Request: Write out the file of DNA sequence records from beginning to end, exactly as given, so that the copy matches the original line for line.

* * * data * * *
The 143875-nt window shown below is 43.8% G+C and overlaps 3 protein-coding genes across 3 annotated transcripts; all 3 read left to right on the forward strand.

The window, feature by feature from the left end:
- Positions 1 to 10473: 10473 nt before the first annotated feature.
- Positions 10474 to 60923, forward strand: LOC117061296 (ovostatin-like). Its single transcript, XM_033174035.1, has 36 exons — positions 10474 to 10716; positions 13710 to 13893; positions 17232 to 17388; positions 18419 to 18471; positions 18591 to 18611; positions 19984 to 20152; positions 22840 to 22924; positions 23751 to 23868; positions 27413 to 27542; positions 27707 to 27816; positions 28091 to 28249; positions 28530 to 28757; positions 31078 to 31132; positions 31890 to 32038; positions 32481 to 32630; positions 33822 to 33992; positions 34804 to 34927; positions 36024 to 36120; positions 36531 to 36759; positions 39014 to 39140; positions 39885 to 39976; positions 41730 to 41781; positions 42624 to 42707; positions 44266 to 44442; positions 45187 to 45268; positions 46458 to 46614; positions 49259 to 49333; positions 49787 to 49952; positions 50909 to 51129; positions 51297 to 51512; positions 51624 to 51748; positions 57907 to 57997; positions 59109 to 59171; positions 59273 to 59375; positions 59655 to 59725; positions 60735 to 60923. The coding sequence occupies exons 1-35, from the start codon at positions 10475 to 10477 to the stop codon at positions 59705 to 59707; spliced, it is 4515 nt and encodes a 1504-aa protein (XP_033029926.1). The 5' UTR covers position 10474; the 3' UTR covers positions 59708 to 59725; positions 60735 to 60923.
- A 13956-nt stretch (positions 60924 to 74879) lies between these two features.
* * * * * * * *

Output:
The 143875-nt window shown below is 43.8% G+C and overlaps 3 protein-coding genes across 3 annotated transcripts; all 3 read left to right on the forward strand.

The window, feature by feature from the left end:
- Positions 1 to 10473: 10473 nt before the first annotated feature.
- Positions 10474 to 60923, forward strand: LOC117061296 (ovostatin-like). Its single transcript, XM_033174035.1, has 36 exons — positions 10474 to 10716; positions 13710 to 13893; positions 17232 to 17388; positions 18419 to 18471; positions 18591 to 18611; positions 19984 to 20152; positions 22840 to 22924; positions 23751 to 23868; positions 27413 to 27542; positions 27707 to 27816; positions 28091 to 28249; positions 28530 to 28757; positions 31078 to 31132; positions 31890 to 32038; positions 32481 to 32630; positions 33822 to 33992; positions 34804 to 34927; positions 36024 to 36120; positions 36531 to 36759; positions 39014 to 39140; positions 39885 to 39976; positions 41730 to 41781; positions 42624 to 42707; positions 44266 to 44442; positions 45187 to 45268; positions 46458 to 46614; positions 49259 to 49333; positions 49787 to 49952; positions 50909 to 51129; positions 51297 to 51512; positions 51624 to 51748; positions 57907 to 57997; positions 59109 to 59171; positions 59273 to 59375; positions 59655 to 59725; positions 60735 to 60923. The coding sequence occupies exons 1-35, from the start codon at positions 10475 to 10477 to the stop codon at positions 59705 to 59707; spliced, it is 4515 nt and encodes a 1504-aa protein (XP_033029926.1). The 5' UTR covers position 10474; the 3' UTR covers positions 59708 to 59725; positions 60735 to 60923.
- A 13956-nt stretch (positions 60924 to 74879) lies between these two features.